Luiz Gandelman
(He/Him) Unapologetically Jewish, Latino, Israeli, Zionist, and Liberal.

How We Can Learn From Criticism of Israel

Israel is perhaps one of the most complicated countries on earth. After all, how many countries have their mere right to existence questioned? Besides Kosovo and Taiwan, among other small nations that may not receive recognition from other nations, Israel is the only country whose right to existence is not only questioned, but done so on a large and broad scale worldwide, especially in Western Society. Israel is the only nation that has an entire political ideology tied to its demise (Anti-zionism) save for nations that terrorist groups like the Islamic State (ISIS) want to seize for their radical Jihad ideology. An entire movement to end its existence has gained nationwide prevalence in America, with city councils and companies choosing to support the BDS movement.

Many criticize the colonial origins of places like Australia and Canada, but the mere existence of those countries isn’t claimed to be racist by individuals as well as the UN, who did so with Israel from 1975 to 1991, with the UN General Assembly Resolution  3379. From Ice cream companies to colleges, the political war against Israel is gargantuan in size. The proportion of this ideological battle is so grand, that Pro-Israel activists like myself, usually young Jews, rush to scramble and stamp out discrimination and deflect any and all criticism of Israel. There is one mistake in this, however.

Pro-Israel and Pro-Palestine protesters yelling at each other during a rally near the White House in Washington D.C., Saturday, Aug. 2, 2014. (Credit: Susan Walsh/AP)

To explain this, I like to use a metaphor. Think of Israel Activism as an antibiotic, with criticism of Israel being the microbes. The antibiotic targets all microbes, both good and bad, and while it primarily eliminates the bad, it can also target the good ones. Israel Activism is quick to deflect criticism of Israel, and it almost always works positively to fight antisemitism and prevent double standards against Israel, but it can sometimes target positive criticism of Israel. Criticism that is not only valid, but also helpful and necessary to the Pro-Israel movement.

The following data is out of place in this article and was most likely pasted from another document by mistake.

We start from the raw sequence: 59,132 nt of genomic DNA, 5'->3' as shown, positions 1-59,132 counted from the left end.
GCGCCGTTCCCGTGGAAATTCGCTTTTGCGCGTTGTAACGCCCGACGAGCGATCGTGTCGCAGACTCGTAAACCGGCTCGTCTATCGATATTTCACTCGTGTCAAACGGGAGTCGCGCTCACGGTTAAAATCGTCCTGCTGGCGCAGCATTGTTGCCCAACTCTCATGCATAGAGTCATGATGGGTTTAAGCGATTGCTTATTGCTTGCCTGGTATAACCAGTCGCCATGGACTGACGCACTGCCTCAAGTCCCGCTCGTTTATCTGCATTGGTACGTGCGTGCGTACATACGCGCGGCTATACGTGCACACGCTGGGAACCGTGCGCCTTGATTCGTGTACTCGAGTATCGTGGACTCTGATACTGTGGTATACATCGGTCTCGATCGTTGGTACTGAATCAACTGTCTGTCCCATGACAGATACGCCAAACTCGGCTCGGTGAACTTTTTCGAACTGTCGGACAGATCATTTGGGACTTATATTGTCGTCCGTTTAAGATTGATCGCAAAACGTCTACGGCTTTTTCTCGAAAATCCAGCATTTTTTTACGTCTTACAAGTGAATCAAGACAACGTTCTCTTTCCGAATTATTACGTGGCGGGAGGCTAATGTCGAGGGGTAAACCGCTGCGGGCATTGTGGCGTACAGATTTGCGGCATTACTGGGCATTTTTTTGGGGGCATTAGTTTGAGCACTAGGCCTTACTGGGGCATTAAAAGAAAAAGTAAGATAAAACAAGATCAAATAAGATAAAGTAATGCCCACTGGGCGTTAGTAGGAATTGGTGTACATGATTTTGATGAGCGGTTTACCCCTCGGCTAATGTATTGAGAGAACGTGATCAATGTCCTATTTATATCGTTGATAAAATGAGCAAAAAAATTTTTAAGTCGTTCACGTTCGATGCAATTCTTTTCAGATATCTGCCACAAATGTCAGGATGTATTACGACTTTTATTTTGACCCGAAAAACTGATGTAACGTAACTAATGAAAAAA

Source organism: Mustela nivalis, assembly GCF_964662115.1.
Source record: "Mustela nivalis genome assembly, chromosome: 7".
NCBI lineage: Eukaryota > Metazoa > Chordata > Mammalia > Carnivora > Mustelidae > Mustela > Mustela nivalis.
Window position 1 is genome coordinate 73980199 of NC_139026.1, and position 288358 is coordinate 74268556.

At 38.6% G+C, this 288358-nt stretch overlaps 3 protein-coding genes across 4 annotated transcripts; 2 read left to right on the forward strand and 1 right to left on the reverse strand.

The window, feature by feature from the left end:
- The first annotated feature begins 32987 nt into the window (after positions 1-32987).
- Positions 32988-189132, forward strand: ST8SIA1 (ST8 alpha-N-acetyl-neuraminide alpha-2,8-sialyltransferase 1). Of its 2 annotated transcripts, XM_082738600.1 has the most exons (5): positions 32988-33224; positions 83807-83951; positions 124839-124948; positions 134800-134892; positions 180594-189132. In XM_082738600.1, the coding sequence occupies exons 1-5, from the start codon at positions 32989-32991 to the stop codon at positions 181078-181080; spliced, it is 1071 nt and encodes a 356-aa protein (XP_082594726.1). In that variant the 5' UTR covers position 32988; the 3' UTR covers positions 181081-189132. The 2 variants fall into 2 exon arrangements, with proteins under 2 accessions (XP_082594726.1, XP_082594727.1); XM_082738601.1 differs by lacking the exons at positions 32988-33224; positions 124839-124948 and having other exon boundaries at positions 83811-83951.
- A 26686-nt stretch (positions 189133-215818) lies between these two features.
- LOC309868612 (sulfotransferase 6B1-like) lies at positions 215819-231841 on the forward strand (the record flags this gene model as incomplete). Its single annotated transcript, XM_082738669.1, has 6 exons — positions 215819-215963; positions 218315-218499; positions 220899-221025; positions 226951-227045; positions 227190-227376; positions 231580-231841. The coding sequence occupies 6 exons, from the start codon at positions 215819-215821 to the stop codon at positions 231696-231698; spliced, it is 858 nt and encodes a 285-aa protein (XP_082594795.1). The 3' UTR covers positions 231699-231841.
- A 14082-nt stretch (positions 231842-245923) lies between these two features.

In an Israel Activism class I participated in, the instructor stated that being humble is one of the most important tools in activism. While Stephane Legar’s music and Malawach from the Shuk may be almost perfect, the State of Israel is far from perfect. While Israel almost always acts in defense, there have been instances of Israeli soldiers killing innocent civilians, or of the government acting wrongly. A clear example is the Kafr Qasim massacre in 1956, where a group of Israeli soldiers acting on immoral orders from superiors killed 48 innocent Israeli-Arab civilians. This is not a pretty chapter in Israeli history, but it happened. Denial of it is simply a fallacy and removes credit from activism. For truly effective activism, humility is key. Creating this false image that Israel is perfect is highly ineffective, and anyone with common sense can see that it is not true, with pro-Israel activism losing great amounts of credibility. While pro-Israel activism usually encompasses making sure the truth gets out, we must practice what we preach and be fully honest, even if that means sometimes admitting to Israel’s flaws.

Joint List MKs participating in a memorial service in Kafr Qasim, Israel on October 29, 2019, to mark the 63rd anniversary of the 1956 massacre in which Border Police shot and killed 48 Arab-Israeli civilians. (Credit: Times of Israel, from: Joint List)

Criticism of Israel is not just sometimes valid, but it can also be helpful. When we love someone, we want them to be the best version of themselves possible, and that sometimes means critiquing them to help them improve. Israel may not be a person, but it is no different. I, like most Pro-Israel activists love Israel. Because of that, I want to make sure Israel improves as much as possible. I very often criticize aspects of Israeli policy. Does that make me Anti-Israel or even Anti-Zionist? I am an outspoken Zionist who is Israeli and just so happens to be a Pro-Israel activist. It’s hard to find an Israeli who agrees with everything the government does, so does that make every Israeli Anti-Israel? When Israel passed the Nation-State law, it received large amounts of backlash, including from high profile Israelis like Natalie Portman. I heavily disagree with that law, as do many Israelis. This disagreement is on the basis that this law, which is arguably anti-Arab, is hurtful to Israel’s progress.